Identifying relevant information. As a data scientist sifts through the answers to these types of questions, he or she must also be skilled at picking out the information that may explain the phenomenon. A well-trained, inquisitive data scientist will also seek out related data online via search, crawler, and API to pinpoint the most relevant predictive factors.

Sampling. Statistical knowledge — on top of computational knowledge, experience, and judgment — matters for the definition of the response variable, the separation of the database, the certification of past data use, the separation of data between adjustment, validation and testing, and other sampling steps. However, the computational approach supports the use of the ever-larger databases that are required for the construction of complex algorithms. Therefore, both statistical and computational skill sets are a must for today’s data scientists.

Variable work. This is the only step that’s been eliminated in the transition from the statistical approach to the computational one; and with my background in statistics, I miss it. The artisanal design of variables is an extremely creative stage that also generates a lot of insight about the phenomenon under study. With neural networks, this step is no longer necessary, but its elimination puts more responsibility on the data scientists to understand the phenomenon under study.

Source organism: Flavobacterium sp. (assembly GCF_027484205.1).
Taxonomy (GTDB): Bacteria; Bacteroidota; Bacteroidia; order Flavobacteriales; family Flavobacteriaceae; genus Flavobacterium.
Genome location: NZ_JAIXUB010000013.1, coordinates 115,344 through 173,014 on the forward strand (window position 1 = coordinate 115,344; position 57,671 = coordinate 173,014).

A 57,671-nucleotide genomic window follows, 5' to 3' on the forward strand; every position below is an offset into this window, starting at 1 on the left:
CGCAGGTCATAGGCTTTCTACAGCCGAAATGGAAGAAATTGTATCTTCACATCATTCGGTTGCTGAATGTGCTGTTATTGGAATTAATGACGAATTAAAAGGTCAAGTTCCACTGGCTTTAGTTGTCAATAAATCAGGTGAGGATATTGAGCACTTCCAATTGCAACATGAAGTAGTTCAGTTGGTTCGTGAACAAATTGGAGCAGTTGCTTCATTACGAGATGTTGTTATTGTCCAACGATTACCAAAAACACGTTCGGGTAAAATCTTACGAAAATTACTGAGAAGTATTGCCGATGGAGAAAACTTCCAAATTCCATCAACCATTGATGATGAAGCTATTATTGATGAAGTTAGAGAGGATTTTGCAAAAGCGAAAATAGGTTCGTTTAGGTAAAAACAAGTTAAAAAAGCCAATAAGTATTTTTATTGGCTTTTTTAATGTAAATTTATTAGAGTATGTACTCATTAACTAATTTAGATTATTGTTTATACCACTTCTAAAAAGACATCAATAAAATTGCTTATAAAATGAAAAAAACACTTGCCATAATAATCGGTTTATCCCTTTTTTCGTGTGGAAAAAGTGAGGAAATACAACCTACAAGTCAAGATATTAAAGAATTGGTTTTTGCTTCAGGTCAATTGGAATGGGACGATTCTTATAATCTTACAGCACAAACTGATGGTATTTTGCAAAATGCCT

Adjustment and assessment. This step has been transformed, requiring more connectivity and effort than academic technical knowledge. In the computational approach, adjustments and evaluations are primarily based on community research plus trial and error. With the impossibility of a mathematical understanding of the causal relationship implicit in the equations, professionals should know how to search communities for network architectures that best fit their activities. Once they find something applicable, trial and error takes over until there’s a satisfactory explanation of the phenomenon.

Implementation. In this step, the data scientist’s IT knowledge and rapport with subject matter experts is critical. All those APIs, internal data extractions, and crawlers aren’t easy to deploy with precision and stability and without errors. For example, if a crawler was used, it must run without production errors in the future, and if the source changes, the crawler will need maintenance. More than an algorithm, today’s data scientist designs new applications that must be monitored and maintained.

Based on the new requirements for each step, it’s clear that thoroughness, creativity, and holistic vision are now the hallmarks of a great data scientist, much more than expertise in linear algebra. That doesn’t rule out experienced statisticians, of course. They often adapt easily to these changes, delving deeper into IT with their languages and architectures. The computational school also creates professionals fully capable of performing well, as long as they combine research and understanding of the problem with the ability to think probabilistically.

Traditionalists may insist that statisticians make the best data-science hires. But I believe that curiosity, a breadth of academic knowledge, and the willing to engage with others in the pursuit of information are more important to the role of modern data scientist than statistical training, because neural network creation requires a focus far broader than the algorithms themselves.

Bernardo Lustosa is Partner, cofounder, and COO at ClearSale.